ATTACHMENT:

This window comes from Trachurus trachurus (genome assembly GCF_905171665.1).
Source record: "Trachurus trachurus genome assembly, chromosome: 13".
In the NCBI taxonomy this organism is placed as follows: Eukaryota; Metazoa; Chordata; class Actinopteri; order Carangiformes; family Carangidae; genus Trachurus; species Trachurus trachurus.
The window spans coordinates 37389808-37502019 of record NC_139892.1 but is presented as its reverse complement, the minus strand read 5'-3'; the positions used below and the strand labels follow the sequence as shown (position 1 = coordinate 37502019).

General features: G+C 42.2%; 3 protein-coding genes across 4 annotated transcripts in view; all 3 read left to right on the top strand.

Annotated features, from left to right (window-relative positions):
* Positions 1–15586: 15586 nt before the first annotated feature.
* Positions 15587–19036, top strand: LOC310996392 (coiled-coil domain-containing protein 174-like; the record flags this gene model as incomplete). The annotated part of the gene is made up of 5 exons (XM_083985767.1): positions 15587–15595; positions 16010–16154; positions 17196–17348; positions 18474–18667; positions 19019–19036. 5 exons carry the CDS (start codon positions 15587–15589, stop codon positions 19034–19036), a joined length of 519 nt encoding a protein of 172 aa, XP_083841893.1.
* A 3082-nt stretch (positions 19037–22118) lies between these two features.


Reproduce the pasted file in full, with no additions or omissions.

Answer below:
This window comes from Trachurus trachurus (genome assembly GCF_905171665.1).
Source record: "Trachurus trachurus genome assembly, chromosome: 13".
In the NCBI taxonomy this organism is placed as follows: Eukaryota; Metazoa; Chordata; class Actinopteri; order Carangiformes; family Carangidae; genus Trachurus; species Trachurus trachurus.
The window spans coordinates 37389808-37502019 of record NC_139892.1 but is presented as its reverse complement, the minus strand read 5'-3'; the positions used below and the strand labels follow the sequence as shown (position 1 = coordinate 37502019).

General features: G+C 42.2%; 3 protein-coding genes across 4 annotated transcripts in view; all 3 read left to right on the top strand.

Annotated features, from left to right (window-relative positions):
* Positions 1–15586: 15586 nt before the first annotated feature.
* Positions 15587–19036, top strand: LOC310996392 (coiled-coil domain-containing protein 174-like; the record flags this gene model as incomplete). The annotated part of the gene is made up of 5 exons (XM_083985767.1): positions 15587–15595; positions 16010–16154; positions 17196–17348; positions 18474–18667; positions 19019–19036. 5 exons carry the CDS (start codon positions 15587–15589, stop codon positions 19034–19036), a joined length of 519 nt encoding a protein of 172 aa, XP_083841893.1.
* A 3082-nt stretch (positions 19037–22118) lies between these two features.